Einstein's theorem is in the last sentence of the following quote (bold) [1]:

"If at the points A and B of K there are stationary clocks which, viewed in the stationary system, are synchronous; and if the clock at A is moved with the velocity

*v*along the line AB to B, then on its arrival at B the two clocks no longer synchronize, but the clock moved from A to B lags behind the other which has remained at B by

*1/2 tv*(up to magnitudes of fourth and higher order),

^{2}/c^{2}*t*being the time occupied in the journey from A to B. It is at once apparent that this result still holds good if the clock moves from A to B in any polygonal line, and

**also when the points A and B coincide**."

This theorem is better known as the twin paradox. Einstein did not stop at a preliminary remark and wrote

in more detail:

"If we assume that the result proved for a polygonal line is also valid for a continuously curved line, we arrive at this result: If one of two synchronous clocks at A is moved in a closed curve with constant velocity until it returns to A, the journey lasting

*t*seconds, then by the clock which has remained at rest the travelled clock on its arrival at A will be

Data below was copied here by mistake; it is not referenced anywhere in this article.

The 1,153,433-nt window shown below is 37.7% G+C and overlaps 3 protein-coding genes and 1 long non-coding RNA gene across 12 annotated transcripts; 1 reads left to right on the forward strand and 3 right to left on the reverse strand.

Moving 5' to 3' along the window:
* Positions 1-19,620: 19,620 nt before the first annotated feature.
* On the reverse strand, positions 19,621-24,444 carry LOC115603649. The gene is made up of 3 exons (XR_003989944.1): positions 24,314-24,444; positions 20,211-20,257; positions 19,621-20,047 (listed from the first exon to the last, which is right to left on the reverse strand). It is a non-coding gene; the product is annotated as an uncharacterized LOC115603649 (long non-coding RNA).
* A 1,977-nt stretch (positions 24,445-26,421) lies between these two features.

*1/2tv*second slow. Thence we conclude that a balance-clock at the equator must go more slowly, by a very small amount, than a precisely similar clock situated at one of the poles under otherwise identical conditions."

^{2}/c^{2}Each observer determines that all clocks in motion relative to that observer run slower than that observer’s own clock. If the moving observer returns to point A, he will notice the following: the clock at point A is slower than his own clock. but this clock shows that more time has passed since his departure than his own clock. For moving observers this conjucture makes no sense. If a clock is slower than its own clock, it should also show less time. Therefore, the clock in point A should be synchronized according to the rules of relativity ... but how?

[1] ON THE ELECTRODYNAMICS OF MOVING BODIES By A. EINSTEIN June 30, 1905.